Spurs lost this week 1-0, in what was overall an underwhelming performance. What makes the loss especially tough to take is that it came to Arsenal, only 4 miles through North London away, so as far as league-losses go this is one of the worst. What supposedly made it even more pointed was the accompanying storyline of Arsenal having spent nothing on transfers this summer while Spurs spent £109 million on seven new players. This was talked about ad nauseam by the commentators and, as a simple contrast goes, is pretty stark. Of course within hours of the final whistle, the storyline was completely reversed, Mesut Ozil was signed from Real Madrid by Arsenal for £42.4 million and Gareth Bale was sold for £85 million by Spurs to Real Madrid. So all told, Spurs signed 7 new players with a net loss of £26 million while Arsenal signed one (Ozil) and sold one other (Gervinho) for only £8 million bringing their net expenditures to roughly £34 million. Tottenham also sold four players earlier in the summer for a combined £24 million so really their net loss was £2 million. There are better analyses of Tottenham’s work this summer out there, but I hope this gives a reasonable summary of where we are right now.
Yet going into and during the match, the storyline was far too juicy for the presenters to ignore; spenders versus scrooges, buyers versus…whatever the opposite of someone who buys, but also doesn’t sell is. The numbers were stark, £109 million versus nothing, that point carried the attention and would have been the dominant narrative whatever the result may have been. But Arsenal won and so the Spurs came out bottom in nearly every sense, because in that sports cliché of sports clichés, “at the end of the day, the win is all that matters”. Arsenal was the better team for a good amount of the match and did just enough to get the three points. They looked like a team that were used to playing together and Tottenham looked hesitant and unsure of themselves even when they were dominating play for stretches in. Aaron Ramsey, Jack Wilshere, before he came off, and Flamini were very strong in the middle and were able to compete with the Unit for most of the match. Theo Walcott was a threat on the counterattack and the goal-scorer Giroud was able to find too much space in dangerous areas. Their backline looked shaky at times but was never really isolated enough by the Spurs’ attack.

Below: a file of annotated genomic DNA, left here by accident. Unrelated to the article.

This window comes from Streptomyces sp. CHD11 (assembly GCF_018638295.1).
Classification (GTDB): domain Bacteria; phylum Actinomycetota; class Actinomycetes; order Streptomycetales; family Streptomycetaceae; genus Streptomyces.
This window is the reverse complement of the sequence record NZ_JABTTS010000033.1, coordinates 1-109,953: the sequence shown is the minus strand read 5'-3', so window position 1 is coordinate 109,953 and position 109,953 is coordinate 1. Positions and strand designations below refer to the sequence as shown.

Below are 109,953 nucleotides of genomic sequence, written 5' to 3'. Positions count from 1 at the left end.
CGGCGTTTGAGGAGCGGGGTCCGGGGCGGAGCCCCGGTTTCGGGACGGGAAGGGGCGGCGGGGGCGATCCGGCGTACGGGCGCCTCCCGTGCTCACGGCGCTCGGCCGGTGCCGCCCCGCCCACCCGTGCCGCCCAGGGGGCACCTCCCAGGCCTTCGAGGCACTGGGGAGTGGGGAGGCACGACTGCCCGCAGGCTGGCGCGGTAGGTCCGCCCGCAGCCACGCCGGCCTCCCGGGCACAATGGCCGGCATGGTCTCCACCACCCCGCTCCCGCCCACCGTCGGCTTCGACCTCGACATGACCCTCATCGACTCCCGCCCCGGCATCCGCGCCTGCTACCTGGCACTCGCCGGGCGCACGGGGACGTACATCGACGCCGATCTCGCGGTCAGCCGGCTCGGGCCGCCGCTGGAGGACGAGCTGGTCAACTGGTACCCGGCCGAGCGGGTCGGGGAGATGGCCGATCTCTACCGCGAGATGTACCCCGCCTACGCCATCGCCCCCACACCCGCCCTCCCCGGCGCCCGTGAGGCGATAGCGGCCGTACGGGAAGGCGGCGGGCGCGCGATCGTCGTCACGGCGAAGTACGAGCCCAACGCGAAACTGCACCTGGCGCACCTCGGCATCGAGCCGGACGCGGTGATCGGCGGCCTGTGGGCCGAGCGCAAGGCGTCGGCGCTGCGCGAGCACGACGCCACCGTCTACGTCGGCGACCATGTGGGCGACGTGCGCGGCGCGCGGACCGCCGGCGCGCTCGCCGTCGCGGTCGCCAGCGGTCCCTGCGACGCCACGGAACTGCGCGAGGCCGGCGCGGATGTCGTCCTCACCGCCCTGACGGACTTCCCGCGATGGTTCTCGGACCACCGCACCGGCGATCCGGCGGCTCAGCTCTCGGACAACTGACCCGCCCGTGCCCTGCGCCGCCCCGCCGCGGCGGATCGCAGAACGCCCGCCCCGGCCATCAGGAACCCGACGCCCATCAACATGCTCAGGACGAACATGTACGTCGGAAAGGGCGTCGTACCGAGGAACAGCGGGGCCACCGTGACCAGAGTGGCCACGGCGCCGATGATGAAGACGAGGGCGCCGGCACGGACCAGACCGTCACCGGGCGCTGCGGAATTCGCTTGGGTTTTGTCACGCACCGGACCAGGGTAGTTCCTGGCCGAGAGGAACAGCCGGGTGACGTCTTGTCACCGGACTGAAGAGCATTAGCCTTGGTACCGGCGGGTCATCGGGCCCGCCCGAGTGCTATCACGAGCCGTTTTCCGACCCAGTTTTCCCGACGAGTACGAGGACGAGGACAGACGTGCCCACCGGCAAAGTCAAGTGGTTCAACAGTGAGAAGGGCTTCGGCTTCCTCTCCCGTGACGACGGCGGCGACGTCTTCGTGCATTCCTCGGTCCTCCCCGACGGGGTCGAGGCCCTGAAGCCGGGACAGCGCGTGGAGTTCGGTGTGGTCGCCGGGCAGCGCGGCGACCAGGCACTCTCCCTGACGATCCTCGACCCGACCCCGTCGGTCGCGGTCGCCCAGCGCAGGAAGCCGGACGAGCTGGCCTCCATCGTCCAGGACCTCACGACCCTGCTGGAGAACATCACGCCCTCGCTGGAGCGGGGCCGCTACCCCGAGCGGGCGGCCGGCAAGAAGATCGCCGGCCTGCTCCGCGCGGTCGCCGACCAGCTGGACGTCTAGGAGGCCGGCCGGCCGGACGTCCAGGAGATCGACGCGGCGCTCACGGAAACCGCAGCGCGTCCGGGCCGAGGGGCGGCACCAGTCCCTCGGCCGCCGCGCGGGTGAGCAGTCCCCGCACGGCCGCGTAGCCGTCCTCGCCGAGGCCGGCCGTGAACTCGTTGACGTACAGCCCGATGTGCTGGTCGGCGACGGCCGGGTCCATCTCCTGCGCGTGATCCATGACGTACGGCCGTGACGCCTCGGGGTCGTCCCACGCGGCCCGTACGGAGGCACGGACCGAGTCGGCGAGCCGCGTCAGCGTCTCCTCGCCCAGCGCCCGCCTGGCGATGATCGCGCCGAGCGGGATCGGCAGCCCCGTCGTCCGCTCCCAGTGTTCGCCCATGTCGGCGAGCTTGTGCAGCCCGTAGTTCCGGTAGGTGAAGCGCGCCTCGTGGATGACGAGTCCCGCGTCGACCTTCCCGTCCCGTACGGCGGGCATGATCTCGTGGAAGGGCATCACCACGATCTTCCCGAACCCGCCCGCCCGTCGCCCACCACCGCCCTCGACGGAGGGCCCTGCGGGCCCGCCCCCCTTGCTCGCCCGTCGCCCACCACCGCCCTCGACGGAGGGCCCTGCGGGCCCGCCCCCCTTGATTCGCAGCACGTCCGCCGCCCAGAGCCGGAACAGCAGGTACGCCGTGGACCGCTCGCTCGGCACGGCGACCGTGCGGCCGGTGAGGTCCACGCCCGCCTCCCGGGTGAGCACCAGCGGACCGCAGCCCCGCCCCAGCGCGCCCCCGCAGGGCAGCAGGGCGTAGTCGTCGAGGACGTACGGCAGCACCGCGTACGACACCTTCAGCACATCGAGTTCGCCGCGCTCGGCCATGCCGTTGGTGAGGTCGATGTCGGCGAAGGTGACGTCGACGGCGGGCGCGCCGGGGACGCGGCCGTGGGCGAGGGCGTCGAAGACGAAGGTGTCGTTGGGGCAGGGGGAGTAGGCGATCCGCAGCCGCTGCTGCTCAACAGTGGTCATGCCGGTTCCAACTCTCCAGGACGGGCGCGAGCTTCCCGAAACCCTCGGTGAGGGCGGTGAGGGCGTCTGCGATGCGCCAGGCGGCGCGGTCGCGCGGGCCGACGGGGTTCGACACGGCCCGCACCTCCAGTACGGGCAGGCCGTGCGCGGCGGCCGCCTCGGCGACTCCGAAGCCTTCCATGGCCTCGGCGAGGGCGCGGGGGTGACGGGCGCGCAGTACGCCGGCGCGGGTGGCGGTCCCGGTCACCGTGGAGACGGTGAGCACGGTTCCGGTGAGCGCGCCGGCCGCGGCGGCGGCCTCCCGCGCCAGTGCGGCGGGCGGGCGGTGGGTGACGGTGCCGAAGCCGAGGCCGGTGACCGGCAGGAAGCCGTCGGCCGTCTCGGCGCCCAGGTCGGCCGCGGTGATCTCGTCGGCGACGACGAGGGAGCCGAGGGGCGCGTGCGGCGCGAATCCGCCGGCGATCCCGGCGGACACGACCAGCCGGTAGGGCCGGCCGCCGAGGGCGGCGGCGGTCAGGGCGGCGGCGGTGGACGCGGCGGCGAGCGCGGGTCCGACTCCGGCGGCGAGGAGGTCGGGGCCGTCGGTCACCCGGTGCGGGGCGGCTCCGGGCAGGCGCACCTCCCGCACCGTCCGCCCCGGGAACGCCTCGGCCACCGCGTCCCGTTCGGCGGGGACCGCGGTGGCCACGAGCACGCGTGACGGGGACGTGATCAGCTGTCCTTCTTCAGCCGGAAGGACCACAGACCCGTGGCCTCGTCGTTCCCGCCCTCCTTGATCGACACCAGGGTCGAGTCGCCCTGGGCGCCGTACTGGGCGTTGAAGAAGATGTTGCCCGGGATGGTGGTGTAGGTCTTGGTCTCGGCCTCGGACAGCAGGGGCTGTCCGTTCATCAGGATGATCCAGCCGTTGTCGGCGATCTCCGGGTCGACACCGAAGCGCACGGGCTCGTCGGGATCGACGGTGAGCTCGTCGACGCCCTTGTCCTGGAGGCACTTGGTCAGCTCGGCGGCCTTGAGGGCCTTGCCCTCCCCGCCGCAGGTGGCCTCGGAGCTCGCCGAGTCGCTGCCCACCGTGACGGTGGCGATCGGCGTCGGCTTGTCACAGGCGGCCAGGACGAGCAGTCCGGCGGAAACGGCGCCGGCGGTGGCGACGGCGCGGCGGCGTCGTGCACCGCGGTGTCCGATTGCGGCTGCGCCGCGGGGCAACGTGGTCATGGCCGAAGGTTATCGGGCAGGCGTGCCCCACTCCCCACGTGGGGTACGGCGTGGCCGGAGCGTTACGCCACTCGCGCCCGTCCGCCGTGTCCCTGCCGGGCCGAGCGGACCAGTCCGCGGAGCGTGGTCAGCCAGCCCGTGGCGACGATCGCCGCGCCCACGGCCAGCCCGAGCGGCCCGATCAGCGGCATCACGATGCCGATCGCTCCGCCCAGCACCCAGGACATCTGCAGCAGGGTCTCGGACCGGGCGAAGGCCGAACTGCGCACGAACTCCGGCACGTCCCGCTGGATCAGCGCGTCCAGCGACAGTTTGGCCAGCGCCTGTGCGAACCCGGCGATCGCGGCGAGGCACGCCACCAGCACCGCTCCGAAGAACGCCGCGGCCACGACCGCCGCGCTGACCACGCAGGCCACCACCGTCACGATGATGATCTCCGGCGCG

This was probably the most disappointing aspect from a Spur’s point of view. For a team that has made a living off of counterattacking goals, Tottenham’s midfield was very timid with Paulinho, Dembele and Capoue (who was injured well into the second half and is out for a month) holding up play. One bright spot was Andros Townsend who playing on the right has looked like (dare I say it) a second coming of Mr. Bale and seemed the most likely to score. Soldado still has not found a real rhythm and looked isolated without any consistent support until Defoe came on. All of this must be taken with a 2-pound grain of salt though. The squad that Spurs have put together is undoubtedly stronger than Arsenal’s, even with Ozil, and with an injury here and there, the Gunners will be scraping an inexperienced team together. Tottenham have a depth that allows Andres Villas-Boas a wealth of options for both players and formations. Even with Capoue’s injury, AVB still has both offensive and defensive options in the midfield. With the latest signings of a young defender and a creative midfielder (included in the £109 million) the squad becomes that much deeper. Throwing a team that has not truly played together, four of who are recent signings, into an away derby fixture, as was done on Sunday, is a recipe for struggle. And it showed in Tottenham’s play, but that is not to say that there weren’t signs that this could be a very special group. Once this team does become more familiar with itself, the true quality of these signings will come through. Let’s just say that the return fixture at White Hart Lane should have a different storyline all together.